Whether you enjoy the elegant tango, energetic polka, or grooving to the beat of your own drum, dancing is fun for people of all ages. Unfortunately, most people reserve dancing for special occasions like weddings or parties. Why not dance on a random weeknight, at a weekly class with friends, or even first thing in the morning? Although it may seem like just a bit of fun, there are many health benefits of dancing that are often overlooked.
Health Benefits of Dancing
Boost Your Heart Health
The American Heart Association recommends that you get at least 150 minutes of moderate-intensity aerobic activity or 75 minutes of vigorous aerobic activity each week, preferably spread throughout the week, for heart health. Do you know what counts as moderate-intensity exercise? Dancing! If you increase the speed and really get your heart pumping, dancing can even count as vigorous exercise.
Increase Strength and Improve Balance
Looking to gain a little muscle? Ever feel a bit shaky on your feet? Dancing can help you increase your leg strength and improve your balance and flexibility. Not only will this reduce your risk of falls, but it may also help you feel more confident and agile on your feet. Plus, it may improve your posture (source).
Improve Your Mood
According to a study conducted by researchers from Queensland University of Technology, seniors who participated in 10 dance classes reported increased feelings of happiness (source). This may go hand in hand with another common effect of dancing: a greater sense of community and friendship. After all, it’s hard to feel sad when you’re surrounded by friends and feel connected to a group of like-minded individuals.
Lower Your Risk of Disability
A study published in the Scandinavian Journal of Medicine & Science in Sports found that dancing was associated with a reduced risk of disability. Participants in the study who danced frequently actually had a 73 percent lower chance of being disabled during the study period compared to those who did not. Amazingly, none of the other exercises explored in the study (including calisthenics, walking, and yoga) had such a strong association with a decreased risk of disability after adjusting for demographic and health factors (source).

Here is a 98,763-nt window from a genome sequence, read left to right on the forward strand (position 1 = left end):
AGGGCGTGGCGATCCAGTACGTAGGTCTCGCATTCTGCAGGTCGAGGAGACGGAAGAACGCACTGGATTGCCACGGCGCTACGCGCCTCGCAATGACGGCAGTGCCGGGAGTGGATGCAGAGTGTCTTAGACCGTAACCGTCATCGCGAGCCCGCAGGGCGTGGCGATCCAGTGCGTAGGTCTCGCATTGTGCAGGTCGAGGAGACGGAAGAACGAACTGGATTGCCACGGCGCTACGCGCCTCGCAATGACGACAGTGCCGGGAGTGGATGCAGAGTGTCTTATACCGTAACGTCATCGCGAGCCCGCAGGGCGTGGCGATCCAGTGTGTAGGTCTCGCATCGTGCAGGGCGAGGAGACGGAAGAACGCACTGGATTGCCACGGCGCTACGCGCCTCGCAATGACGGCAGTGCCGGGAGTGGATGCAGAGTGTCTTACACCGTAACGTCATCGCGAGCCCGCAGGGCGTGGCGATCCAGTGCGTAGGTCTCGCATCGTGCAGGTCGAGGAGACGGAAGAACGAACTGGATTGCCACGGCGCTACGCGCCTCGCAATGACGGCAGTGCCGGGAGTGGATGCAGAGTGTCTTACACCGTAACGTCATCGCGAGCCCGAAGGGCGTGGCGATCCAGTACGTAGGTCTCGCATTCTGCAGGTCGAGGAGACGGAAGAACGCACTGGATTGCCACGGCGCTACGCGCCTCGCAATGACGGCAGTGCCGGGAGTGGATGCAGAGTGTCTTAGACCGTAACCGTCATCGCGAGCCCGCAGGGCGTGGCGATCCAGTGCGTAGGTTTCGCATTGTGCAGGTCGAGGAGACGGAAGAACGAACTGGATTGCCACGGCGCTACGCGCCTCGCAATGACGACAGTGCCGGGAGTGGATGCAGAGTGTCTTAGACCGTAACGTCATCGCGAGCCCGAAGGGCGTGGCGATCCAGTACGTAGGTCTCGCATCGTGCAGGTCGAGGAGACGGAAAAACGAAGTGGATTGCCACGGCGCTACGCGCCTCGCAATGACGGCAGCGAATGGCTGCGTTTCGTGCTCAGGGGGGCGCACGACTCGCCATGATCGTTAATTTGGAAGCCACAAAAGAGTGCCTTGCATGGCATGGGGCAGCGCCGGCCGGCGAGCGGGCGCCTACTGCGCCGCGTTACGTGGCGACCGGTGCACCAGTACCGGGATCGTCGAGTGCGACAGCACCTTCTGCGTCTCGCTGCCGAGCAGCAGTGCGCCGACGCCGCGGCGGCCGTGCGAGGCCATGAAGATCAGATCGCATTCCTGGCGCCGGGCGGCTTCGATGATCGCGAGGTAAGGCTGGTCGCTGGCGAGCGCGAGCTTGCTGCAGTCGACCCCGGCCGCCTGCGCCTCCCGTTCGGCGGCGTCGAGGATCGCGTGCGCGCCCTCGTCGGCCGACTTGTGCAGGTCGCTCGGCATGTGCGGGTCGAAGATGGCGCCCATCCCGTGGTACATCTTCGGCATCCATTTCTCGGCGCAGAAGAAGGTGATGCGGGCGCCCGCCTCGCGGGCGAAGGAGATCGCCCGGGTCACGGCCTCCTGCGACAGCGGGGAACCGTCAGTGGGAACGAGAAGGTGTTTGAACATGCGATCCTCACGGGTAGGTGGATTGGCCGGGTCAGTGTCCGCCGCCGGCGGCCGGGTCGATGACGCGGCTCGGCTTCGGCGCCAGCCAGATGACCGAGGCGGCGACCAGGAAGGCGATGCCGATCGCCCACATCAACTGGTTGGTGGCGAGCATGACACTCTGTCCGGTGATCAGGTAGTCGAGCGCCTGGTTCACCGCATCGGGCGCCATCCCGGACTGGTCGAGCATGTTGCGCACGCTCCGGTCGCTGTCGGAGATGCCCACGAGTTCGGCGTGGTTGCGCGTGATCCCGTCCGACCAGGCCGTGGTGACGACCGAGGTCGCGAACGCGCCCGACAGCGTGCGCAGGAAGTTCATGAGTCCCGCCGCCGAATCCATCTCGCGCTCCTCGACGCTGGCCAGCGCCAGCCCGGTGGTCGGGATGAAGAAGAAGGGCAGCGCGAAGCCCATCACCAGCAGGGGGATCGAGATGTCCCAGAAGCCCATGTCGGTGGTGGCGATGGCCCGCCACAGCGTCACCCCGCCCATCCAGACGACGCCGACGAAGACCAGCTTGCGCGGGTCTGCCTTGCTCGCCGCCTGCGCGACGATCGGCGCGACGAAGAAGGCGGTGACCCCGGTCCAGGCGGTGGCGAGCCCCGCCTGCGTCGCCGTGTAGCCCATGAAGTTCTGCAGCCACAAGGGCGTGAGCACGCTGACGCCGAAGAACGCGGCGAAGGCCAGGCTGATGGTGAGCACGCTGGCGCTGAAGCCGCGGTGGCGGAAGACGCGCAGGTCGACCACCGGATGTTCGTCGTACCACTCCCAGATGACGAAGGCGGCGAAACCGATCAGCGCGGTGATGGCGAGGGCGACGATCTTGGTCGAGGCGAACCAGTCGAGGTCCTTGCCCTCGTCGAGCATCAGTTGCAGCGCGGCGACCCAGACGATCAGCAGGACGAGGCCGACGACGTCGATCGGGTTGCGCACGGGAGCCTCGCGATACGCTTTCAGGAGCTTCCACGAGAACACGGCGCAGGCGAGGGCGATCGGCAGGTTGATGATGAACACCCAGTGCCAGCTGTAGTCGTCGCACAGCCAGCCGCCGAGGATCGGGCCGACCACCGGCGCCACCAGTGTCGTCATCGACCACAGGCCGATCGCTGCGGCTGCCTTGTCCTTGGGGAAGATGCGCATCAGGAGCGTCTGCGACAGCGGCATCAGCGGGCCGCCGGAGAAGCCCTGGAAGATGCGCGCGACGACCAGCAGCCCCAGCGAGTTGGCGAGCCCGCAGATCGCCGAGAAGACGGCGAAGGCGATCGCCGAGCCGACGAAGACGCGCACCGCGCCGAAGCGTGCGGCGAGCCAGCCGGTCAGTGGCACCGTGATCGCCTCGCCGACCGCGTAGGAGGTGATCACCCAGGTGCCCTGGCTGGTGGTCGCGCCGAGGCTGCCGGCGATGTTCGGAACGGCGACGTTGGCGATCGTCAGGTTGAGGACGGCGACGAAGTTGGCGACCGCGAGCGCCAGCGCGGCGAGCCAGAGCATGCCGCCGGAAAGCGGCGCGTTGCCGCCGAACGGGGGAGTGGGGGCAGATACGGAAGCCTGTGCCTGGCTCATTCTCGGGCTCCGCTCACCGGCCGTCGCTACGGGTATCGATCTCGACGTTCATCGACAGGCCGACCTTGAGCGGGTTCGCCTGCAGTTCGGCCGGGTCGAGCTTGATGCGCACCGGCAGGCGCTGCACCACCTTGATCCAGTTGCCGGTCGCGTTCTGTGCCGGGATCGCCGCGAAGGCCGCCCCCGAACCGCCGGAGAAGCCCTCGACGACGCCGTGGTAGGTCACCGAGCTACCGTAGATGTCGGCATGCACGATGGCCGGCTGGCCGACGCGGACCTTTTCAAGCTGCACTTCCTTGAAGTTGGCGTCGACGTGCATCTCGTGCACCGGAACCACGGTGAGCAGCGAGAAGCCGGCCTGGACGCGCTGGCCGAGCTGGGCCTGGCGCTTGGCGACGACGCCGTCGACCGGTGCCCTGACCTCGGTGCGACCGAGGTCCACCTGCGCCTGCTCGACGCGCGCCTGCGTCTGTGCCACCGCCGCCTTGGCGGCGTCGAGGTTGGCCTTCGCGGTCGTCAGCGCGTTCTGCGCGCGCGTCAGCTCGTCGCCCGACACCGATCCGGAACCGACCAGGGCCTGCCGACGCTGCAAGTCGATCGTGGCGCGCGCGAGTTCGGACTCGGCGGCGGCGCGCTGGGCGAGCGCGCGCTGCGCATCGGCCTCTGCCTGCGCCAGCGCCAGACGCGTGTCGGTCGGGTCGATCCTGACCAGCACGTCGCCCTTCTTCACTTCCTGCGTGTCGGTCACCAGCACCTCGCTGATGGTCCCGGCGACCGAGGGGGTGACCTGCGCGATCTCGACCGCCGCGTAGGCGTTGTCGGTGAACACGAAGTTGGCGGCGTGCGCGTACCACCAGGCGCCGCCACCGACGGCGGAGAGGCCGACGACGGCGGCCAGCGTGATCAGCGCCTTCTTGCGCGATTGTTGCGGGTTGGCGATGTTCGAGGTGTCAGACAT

Challenge Your Brain
Dancing isn’t just a physical activity; it also requires mental skill. In many styles of dance, you have to learn and remember the choreography, adapt to the music, and concentrate on what you’re doing. Dancing with a partner involves an especially heavy cognitive demand, as each partner must know their own steps and avoid mimicking the other person’s movements. Unlike other forms of exercise, like running, cycling, and swimming, which are more linear, dancing requires memorization and reacting quickly in the moment (source).
In addition to all the health benefits of dancing, keep in mind that dancing is extremely accessible. You can literally do it anywhere (though you may get some funny looks if you dance down the aisles of the grocery store or get your groove on in your dentist’s waiting room). So if you don’t want to go to the gym and it’s too cold to exercise outside, just put on some music and start moving!
At Springhouse Village, we know how important it is to enjoy your retirement in a lively and welcoming environment. We make it easy for our residents to be active participants in our community. Whether that means encouraging residents to shop at local farmers markets or assisting them in starting a garden club, we strive to help our residents thrive. To learn more about the amenities and services we offer, contact Springhouse Village today.